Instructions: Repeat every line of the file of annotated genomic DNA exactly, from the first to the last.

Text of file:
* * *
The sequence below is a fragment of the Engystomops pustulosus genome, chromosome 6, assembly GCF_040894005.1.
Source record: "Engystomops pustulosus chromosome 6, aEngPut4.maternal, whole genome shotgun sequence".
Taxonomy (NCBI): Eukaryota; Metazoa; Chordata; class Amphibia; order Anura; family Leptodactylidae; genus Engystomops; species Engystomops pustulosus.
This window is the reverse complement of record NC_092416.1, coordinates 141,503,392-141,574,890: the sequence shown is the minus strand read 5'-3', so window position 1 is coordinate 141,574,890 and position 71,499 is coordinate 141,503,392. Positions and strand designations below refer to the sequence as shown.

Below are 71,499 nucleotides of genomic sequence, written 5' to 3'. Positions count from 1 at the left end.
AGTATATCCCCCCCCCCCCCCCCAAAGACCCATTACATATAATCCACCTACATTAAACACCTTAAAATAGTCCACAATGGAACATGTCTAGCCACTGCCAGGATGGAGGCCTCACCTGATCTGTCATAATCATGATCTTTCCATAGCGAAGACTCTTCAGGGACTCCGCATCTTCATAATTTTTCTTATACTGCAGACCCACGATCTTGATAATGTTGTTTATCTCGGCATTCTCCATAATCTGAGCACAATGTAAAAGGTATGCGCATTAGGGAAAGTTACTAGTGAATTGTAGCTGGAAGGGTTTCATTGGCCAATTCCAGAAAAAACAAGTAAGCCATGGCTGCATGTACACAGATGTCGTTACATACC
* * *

The sequence below is a fragment of the Engystomops pustulosus genome, chromosome 6, assembly GCF_040894005.1.
Source record: "Engystomops pustulosus chromosome 6, aEngPut4.maternal, whole genome shotgun sequence".
Taxonomy (NCBI): Eukaryota; Metazoa; Chordata; class Amphibia; order Anura; family Leptodactylidae; genus Engystomops; species Engystomops pustulosus.
This window is the reverse complement of record NC_092416.1, coordinates 141,503,392-141,574,890: the sequence shown is the minus strand read 5'-3', so window position 1 is coordinate 141,574,890 and position 71,499 is coordinate 141,503,392. Positions and strand designations below refer to the sequence as shown.

Below are 71,499 nucleotides of genomic sequence, written 5' to 3'. Positions count from 1 at the left end.
AGTATATCCCCCCCCCCCCCCCCAAAGACCCATTACATATAATCCACCTACATTAAACACCTTAAAATAGTCCACAATGGAACATGTCTAGCCACTGCCAGGATGGAGGCCTCACCTGATCTGTCATAATCATGATCTTTCCATAGCGAAGACTCTTCAGGGACTCCGCATCTTCATAATTTTTCTTATACTGCAGACCCACGATCTTGATAATGTTGTTTATCTCGGCATTCTCCATAATCTGAGCACAATGTAAAAGGTATGCGCATTAGGGAAAGTTACTAGTGAATTGTAGCTGGAAGGGTTTCATTGGCCAATTCCAGAAAAAACAAGTAAGCCATGGCTGCATGTACACAGATGTCGTTACATACC